NYC Mayor In Hot Water After Trying To Mock DeSantis For National Pro-Police Tour

This past Monday saw Governor Ron DeSantis officially kick off a national pro-police tour with the first stop being at Staten Island, prompting a response from New York City Mayor Eric Adams and a staunch defense of the Florida Republican from his supporters all over social media.

Adams — who first took office back on January 1st, 2022, and reportedly has plans to throw his hate in the ring for the 2024 presidential race — posted a series of rude statements to social media at DeSantis, whose conservative policies and popularity have marked him as a potentially highly formidable White House candidate.

“Welcome to NYC,  @GovRonDeSantis , a place where we don’t ban books, discriminate against our LGBTQ+ neighbors, use asylum seekers as props, or let the government stand between a woman and health care,” exclaimed Adams via Twitter. “We’re happy to teach you something about values while you’re here.”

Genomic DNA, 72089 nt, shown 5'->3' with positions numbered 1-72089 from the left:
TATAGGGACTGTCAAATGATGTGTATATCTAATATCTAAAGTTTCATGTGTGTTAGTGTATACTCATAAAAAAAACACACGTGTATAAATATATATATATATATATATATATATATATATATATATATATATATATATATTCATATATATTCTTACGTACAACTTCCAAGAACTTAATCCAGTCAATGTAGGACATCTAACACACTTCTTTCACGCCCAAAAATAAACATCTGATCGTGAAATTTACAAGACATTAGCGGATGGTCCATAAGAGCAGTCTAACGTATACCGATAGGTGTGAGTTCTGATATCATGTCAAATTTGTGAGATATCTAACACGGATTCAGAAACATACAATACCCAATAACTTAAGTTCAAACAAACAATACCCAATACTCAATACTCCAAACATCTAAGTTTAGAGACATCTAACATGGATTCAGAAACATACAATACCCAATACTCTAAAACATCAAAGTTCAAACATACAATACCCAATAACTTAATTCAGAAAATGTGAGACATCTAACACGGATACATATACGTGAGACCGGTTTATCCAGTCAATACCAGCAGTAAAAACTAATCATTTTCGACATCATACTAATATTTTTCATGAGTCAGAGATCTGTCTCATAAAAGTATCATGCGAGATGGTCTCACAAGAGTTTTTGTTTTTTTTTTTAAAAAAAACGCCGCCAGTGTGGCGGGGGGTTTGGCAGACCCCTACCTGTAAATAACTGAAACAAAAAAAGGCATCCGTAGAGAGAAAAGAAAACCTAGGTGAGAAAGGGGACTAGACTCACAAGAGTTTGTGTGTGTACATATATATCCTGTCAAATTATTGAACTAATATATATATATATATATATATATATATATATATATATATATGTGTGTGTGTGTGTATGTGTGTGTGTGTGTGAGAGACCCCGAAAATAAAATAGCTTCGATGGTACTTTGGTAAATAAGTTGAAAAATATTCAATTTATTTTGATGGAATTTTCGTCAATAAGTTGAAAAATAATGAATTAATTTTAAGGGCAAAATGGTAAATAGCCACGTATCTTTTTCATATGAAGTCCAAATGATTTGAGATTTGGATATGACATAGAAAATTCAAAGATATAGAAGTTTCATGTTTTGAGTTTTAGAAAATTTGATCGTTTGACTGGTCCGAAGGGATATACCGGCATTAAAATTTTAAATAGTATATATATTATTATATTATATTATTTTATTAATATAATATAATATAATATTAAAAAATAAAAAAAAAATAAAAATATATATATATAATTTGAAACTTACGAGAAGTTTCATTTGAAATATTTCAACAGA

The highly sarcastic comments coming from Adams, whose city has been dealing with massive spikes in the rate of major crimes by close to 22% in 2022 when compared to 2021, prompted a hellish backlash from all corners of Twitter, where many commenters highlighted that the recent exodus from New York more often than not ends up in Florida.

Adams, as a former captain of the NYPD, was ironically needling a fellow politician even as he tried to advocate for members of law enforcement. The “Framework for Freedom Budget” from DeSantis includes significant salary increases for a large number of law enforcement personnel, as it states:

  • $6.8 million for special pay adjustments based on salary ranges for all sworn law enforcement officers within FDLE, Department of Legal Affairs (DLA), State Attorneys, and State Courts (SCS); and
  • $8.5 million for an increase for years of service for sworn law enforcement officers within FDLE, DLA, State Attorneys, and SCS.
  • $107.2 million to increase the Department of Corrections’ (FDC) base rate of pay to $23 per hour for specified Correctional Officer, Correctional Probation Officer, and Inspector positions;
  • $1.8 million to provide a four percent increase to Special Agents and Law Enforcement positions within the Department of Law Enforcement (FDLE);
  • $30 million for a second round of recruitment bonus payments for law enforcement officers who are new to the profession in the state, including those relocating from other states. This initiative will provide bonus payments of $5,000 to new eligible law enforcement officers.

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